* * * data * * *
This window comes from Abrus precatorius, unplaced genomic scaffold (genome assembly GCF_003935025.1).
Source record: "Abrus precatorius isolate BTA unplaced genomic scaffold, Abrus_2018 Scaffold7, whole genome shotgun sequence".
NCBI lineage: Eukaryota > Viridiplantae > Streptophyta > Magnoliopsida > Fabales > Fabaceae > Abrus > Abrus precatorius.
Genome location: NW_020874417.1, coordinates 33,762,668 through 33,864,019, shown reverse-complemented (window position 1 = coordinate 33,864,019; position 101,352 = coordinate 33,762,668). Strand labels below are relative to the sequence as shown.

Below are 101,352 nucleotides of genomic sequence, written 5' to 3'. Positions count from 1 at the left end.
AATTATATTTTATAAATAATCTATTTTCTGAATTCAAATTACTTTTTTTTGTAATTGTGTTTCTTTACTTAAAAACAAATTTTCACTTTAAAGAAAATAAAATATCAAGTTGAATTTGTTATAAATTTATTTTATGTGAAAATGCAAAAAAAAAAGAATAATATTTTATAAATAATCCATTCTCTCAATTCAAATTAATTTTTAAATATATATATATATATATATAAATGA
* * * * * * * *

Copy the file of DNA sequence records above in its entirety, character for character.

This window comes from Abrus precatorius, unplaced genomic scaffold (genome assembly GCF_003935025.1).
Source record: "Abrus precatorius isolate BTA unplaced genomic scaffold, Abrus_2018 Scaffold7, whole genome shotgun sequence".
NCBI lineage: Eukaryota > Viridiplantae > Streptophyta > Magnoliopsida > Fabales > Fabaceae > Abrus > Abrus precatorius.
Genome location: NW_020874417.1, coordinates 33,762,668 through 33,864,019, shown reverse-complemented (window position 1 = coordinate 33,864,019; position 101,352 = coordinate 33,762,668). Strand labels below are relative to the sequence as shown.

Below are 101,352 nucleotides of genomic sequence, written 5' to 3'. Positions count from 1 at the left end.
AATTATATTTTATAAATAATCTATTTTCTGAATTCAAATTACTTTTTTTTGTAATTGTGTTTCTTTACTTAAAAACAAATTTTCACTTTAAAGAAAATAAAATATCAAGTTGAATTTGTTATAAATTTATTTTATGTGAAAATGCAAAAAAAAAAGAATAATATTTTATAAATAATCCATTCTCTCAATTCAAATTAATTTTTAAATATATATATATATATATATAAATGA